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Armen Harutyunyan, senior advisor, sustainable and digital agriculture, UNDP Global Center, speaking as part of GROW's NURTURE series. Photo credit: GROW

Farm automation, urban ag & alt-protein will be key to Asia’s food security, says UNDP advisor

September 11, 2020

Technologies that enable urban agriculture, production of protein from non-animal sources, and farm automation will be critical for countries in the Asia-Pacific region to ensure food security in the near and longer term.

That’s the view of Armen Harutyunyan, senior advisor, sustainable and digital agriculture at the United Nations Development Program (UNDP) Global Center for Technology, Innovation, and Sustainable Development.

He was speaking to AgFunder Asia director John Friedman during the first edition of NURTURE – a series of TED-style talks on the future of the global food system presented by GROW, the agrifood impact accelerator powered by AgFunder. [Disclosure: AgFunder is AFN‘s parent company.]

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Based in Singapore, the UNDP Global Center aims to identify technological solutions for sustainable development, and then help to build those solutions by forming partnerships via its worldwide network of policymakers, development organizations, and businesses.

Ensuring both food security and the economic wellbeing of those who produce food — including hundreds of millions of low-income smallholder farmers worldwide, with a majority in East, Southeast, and South Asia — is a central theme of that mission. This has become even more pertinent in the wake of Covid-19 and the catastrophic impact the pandemic has had on food production and supply chains.

GROW’s NURTURE series of virtual talks has been created to inspire entrepreneurs to help shape a more resilient and sustainable food system for the future. Each of the four talks will be delivered by an agrifood thought leader from Asia Pacific, which is the focal region for the series.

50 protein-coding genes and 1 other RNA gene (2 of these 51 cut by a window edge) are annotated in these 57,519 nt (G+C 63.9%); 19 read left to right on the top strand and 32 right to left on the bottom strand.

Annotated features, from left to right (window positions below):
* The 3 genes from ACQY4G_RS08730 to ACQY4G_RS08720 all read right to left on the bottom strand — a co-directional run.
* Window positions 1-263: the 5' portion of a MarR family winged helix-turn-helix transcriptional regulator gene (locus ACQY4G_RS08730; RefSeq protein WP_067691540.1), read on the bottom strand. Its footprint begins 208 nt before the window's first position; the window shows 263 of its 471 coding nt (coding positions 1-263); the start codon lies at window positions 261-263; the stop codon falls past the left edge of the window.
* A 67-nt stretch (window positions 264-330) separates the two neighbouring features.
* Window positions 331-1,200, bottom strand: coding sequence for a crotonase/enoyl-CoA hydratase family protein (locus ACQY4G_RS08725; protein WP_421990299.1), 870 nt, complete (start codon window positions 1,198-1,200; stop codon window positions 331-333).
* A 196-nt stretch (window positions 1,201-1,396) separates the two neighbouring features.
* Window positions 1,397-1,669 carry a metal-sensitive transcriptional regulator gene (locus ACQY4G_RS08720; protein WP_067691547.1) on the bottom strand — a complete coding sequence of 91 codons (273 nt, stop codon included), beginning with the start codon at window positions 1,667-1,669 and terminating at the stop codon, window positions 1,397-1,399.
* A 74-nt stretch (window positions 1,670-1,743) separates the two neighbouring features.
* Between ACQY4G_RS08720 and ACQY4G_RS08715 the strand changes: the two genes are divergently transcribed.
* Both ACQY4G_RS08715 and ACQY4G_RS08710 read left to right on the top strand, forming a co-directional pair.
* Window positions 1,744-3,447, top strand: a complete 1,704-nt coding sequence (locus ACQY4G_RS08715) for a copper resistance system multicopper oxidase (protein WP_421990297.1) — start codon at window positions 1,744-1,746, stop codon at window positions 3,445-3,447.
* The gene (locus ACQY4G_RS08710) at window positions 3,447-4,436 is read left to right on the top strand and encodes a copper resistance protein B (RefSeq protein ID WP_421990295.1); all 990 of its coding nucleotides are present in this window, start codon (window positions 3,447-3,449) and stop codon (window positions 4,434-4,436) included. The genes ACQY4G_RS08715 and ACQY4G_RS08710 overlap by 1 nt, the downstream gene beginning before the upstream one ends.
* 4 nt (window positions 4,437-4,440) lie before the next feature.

You can get more details on NURTURE here, and sign up for the remaining talks here. Below are some of the highlights from Harutyunyan’s session:

    • At its simplest, ‘food security’ means that everyone has a sufficient amount of safe food to eat. But when we look at how we can ensure food security for the future, we need to think of it in more granular terms of “accessibility, affordability, and availability,” Harutyunyan said. “[That means] everyone has physical access to the product, but also has the resources to fully afford it. During the [Covid-19] pandemic one of the issues that we faced, and have to address for the future, is the stable supply of food because disruptions in the global value chains resulted in food security challenges in different parts of the world, including this region.”
    • The UNDP Global Center believes there are three pillars for countries to realize food security: Self-sufficiency, stable imports, and strategic stockpiling. “But it’s also important to look at cooperation and partnership [between countries],” Harutyunyan said, adding that we need to be thinking about “the role of more developed countries, those countries that are producers of technologies, in terms of contributing to regional and global food security.”